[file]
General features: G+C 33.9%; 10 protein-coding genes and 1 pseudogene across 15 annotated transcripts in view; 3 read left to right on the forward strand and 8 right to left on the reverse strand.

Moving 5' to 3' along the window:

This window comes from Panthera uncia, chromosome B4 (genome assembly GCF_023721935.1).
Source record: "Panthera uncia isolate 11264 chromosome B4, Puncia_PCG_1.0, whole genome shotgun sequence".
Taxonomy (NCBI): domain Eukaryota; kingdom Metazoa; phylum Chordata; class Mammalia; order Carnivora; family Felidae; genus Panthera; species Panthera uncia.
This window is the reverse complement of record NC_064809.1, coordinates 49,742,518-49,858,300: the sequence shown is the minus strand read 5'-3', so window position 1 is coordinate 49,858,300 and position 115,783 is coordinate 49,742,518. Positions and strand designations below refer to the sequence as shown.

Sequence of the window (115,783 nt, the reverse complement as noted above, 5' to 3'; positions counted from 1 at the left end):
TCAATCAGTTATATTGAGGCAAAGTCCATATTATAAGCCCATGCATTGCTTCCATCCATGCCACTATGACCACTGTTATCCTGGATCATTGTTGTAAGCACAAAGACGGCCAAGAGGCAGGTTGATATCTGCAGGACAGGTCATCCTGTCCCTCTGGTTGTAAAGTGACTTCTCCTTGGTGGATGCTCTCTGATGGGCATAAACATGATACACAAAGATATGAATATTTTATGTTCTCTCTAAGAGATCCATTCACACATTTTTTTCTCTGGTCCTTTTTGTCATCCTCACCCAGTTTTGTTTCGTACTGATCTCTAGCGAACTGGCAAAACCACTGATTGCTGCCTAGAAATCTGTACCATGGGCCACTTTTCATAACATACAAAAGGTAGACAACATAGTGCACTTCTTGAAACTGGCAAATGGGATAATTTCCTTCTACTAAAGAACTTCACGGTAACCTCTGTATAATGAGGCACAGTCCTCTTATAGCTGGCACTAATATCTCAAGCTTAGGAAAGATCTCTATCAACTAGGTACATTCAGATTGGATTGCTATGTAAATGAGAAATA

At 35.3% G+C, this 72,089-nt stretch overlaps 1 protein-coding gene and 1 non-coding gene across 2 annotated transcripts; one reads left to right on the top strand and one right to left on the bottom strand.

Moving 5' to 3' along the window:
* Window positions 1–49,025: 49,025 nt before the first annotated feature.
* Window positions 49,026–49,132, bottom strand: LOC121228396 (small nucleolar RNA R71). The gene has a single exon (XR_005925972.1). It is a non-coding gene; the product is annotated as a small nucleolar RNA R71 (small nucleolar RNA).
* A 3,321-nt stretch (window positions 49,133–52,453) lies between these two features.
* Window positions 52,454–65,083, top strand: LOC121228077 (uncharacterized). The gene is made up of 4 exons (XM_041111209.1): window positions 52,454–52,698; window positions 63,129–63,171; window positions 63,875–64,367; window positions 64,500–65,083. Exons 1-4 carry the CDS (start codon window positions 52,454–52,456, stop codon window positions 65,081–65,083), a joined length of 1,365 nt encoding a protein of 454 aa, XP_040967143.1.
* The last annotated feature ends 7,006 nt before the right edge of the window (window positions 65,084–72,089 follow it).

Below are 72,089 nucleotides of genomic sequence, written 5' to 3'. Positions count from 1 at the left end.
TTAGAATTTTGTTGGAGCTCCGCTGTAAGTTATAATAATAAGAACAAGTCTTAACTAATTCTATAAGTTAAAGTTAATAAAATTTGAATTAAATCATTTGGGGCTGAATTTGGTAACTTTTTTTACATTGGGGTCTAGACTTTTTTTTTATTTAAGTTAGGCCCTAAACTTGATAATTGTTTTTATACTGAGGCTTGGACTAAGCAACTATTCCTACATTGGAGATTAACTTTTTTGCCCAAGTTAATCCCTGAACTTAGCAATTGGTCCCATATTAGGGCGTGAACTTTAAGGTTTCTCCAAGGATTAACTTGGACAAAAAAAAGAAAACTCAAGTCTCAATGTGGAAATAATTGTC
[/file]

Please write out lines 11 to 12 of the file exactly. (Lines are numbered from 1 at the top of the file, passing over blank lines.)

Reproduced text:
* Window positions 1–49,025: 49,025 nt before the first annotated feature.
* Window positions 49,026–49,132, bottom strand: LOC121228396 (small nucleolar RNA R71). The gene has a single exon (XR_005925972.1). It is a non-coding gene; the product is annotated as a small nucleolar RNA R71 (small nucleolar RNA).